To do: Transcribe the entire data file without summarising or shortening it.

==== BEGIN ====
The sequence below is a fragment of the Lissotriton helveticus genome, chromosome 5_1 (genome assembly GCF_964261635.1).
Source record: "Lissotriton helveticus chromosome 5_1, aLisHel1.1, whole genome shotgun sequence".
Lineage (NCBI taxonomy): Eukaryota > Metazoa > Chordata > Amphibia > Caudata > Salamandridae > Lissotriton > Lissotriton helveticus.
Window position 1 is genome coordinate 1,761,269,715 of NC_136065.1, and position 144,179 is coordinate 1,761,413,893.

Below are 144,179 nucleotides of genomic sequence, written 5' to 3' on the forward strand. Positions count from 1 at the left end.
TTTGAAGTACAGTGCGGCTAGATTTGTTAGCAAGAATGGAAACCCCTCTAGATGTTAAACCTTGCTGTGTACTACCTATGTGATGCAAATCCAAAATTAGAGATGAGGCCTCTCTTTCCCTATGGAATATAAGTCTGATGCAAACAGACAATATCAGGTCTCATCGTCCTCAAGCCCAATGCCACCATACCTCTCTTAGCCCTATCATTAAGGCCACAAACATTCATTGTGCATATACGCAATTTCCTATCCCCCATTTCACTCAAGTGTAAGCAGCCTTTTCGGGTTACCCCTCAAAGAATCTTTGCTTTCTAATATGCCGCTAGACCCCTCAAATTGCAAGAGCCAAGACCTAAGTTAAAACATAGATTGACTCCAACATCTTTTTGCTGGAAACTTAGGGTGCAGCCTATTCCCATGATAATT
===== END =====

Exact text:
The sequence below is a fragment of the Lissotriton helveticus genome, chromosome 5_1 (genome assembly GCF_964261635.1).
Source record: "Lissotriton helveticus chromosome 5_1, aLisHel1.1, whole genome shotgun sequence".
Lineage (NCBI taxonomy): Eukaryota > Metazoa > Chordata > Amphibia > Caudata > Salamandridae > Lissotriton > Lissotriton helveticus.
Window position 1 is genome coordinate 1,761,269,715 of NC_136065.1, and position 144,179 is coordinate 1,761,413,893.

Below are 144,179 nucleotides of genomic sequence, written 5' to 3' on the forward strand. Positions count from 1 at the left end.
TTTGAAGTACAGTGCGGCTAGATTTGTTAGCAAGAATGGAAACCCCTCTAGATGTTAAACCTTGCTGTGTACTACCTATGTGATGCAAATCCAAAATTAGAGATGAGGCCTCTCTTTCCCTATGGAATATAAGTCTGATGCAAACAGACAATATCAGGTCTCATCGTCCTCAAGCCCAATGCCACCATACCTCTCTTAGCCCTATCATTAAGGCCACAAACATTCATTGTGCATATACGCAATTTCCTATCCCCCATTTCACTCAAGTGTAAGCAGCCTTTTCGGGTTACCCCTCAAAGAATCTTTGCTTTCTAATATGCCGCTAGACCCCTCAAATTGCAAGAGCCAAGACCTAAGTTAAAACATAGATTGACTCCAACATCTTTTTGCTGGAAACTTAGGGTGCAGCCTATTCCCATGATAATT